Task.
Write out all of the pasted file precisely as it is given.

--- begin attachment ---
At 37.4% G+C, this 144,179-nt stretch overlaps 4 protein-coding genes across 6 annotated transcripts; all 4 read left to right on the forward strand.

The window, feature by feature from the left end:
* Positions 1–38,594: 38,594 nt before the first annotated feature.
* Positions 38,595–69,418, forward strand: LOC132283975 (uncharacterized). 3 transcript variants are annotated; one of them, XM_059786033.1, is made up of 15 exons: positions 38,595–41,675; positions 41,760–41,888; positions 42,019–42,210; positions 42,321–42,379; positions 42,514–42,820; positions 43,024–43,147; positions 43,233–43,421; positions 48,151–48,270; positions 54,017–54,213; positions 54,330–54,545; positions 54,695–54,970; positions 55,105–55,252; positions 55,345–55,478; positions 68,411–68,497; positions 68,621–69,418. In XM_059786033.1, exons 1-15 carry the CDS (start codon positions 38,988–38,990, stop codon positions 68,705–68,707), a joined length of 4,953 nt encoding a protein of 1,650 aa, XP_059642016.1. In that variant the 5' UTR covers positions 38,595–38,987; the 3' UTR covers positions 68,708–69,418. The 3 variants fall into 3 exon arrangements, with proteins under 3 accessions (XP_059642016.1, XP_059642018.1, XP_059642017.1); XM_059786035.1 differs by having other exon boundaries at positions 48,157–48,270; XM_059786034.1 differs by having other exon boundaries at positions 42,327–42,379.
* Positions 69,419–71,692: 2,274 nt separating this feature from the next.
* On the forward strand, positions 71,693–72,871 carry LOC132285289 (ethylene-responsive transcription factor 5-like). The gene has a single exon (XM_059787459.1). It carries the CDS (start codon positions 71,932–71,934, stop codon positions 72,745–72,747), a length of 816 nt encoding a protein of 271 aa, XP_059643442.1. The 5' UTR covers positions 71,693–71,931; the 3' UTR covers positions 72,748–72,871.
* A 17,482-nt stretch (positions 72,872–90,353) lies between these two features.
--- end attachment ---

At 37.4% G+C, this 144,179-nt stretch overlaps 4 protein-coding genes across 6 annotated transcripts; all 4 read left to right on the forward strand.

The window, feature by feature from the left end:
* Positions 1–38,594: 38,594 nt before the first annotated feature.
* Positions 38,595–69,418, forward strand: LOC132283975 (uncharacterized). 3 transcript variants are annotated; one of them, XM_059786033.1, is made up of 15 exons: positions 38,595–41,675; positions 41,760–41,888; positions 42,019–42,210; positions 42,321–42,379; positions 42,514–42,820; positions 43,024–43,147; positions 43,233–43,421; positions 48,151–48,270; positions 54,017–54,213; positions 54,330–54,545; positions 54,695–54,970; positions 55,105–55,252; positions 55,345–55,478; positions 68,411–68,497; positions 68,621–69,418. In XM_059786033.1, exons 1-15 carry the CDS (start codon positions 38,988–38,990, stop codon positions 68,705–68,707), a joined length of 4,953 nt encoding a protein of 1,650 aa, XP_059642016.1. In that variant the 5' UTR covers positions 38,595–38,987; the 3' UTR covers positions 68,708–69,418. The 3 variants fall into 3 exon arrangements, with proteins under 3 accessions (XP_059642016.1, XP_059642018.1, XP_059642017.1); XM_059786035.1 differs by having other exon boundaries at positions 48,157–48,270; XM_059786034.1 differs by having other exon boundaries at positions 42,327–42,379.
* Positions 69,419–71,692: 2,274 nt separating this feature from the next.
* On the forward strand, positions 71,693–72,871 carry LOC132285289 (ethylene-responsive transcription factor 5-like). The gene has a single exon (XM_059787459.1). It carries the CDS (start codon positions 71,932–71,934, stop codon positions 72,745–72,747), a length of 816 nt encoding a protein of 271 aa, XP_059643442.1. The 5' UTR covers positions 71,693–71,931; the 3' UTR covers positions 72,748–72,871.
* A 17,482-nt stretch (positions 72,872–90,353) lies between these two features.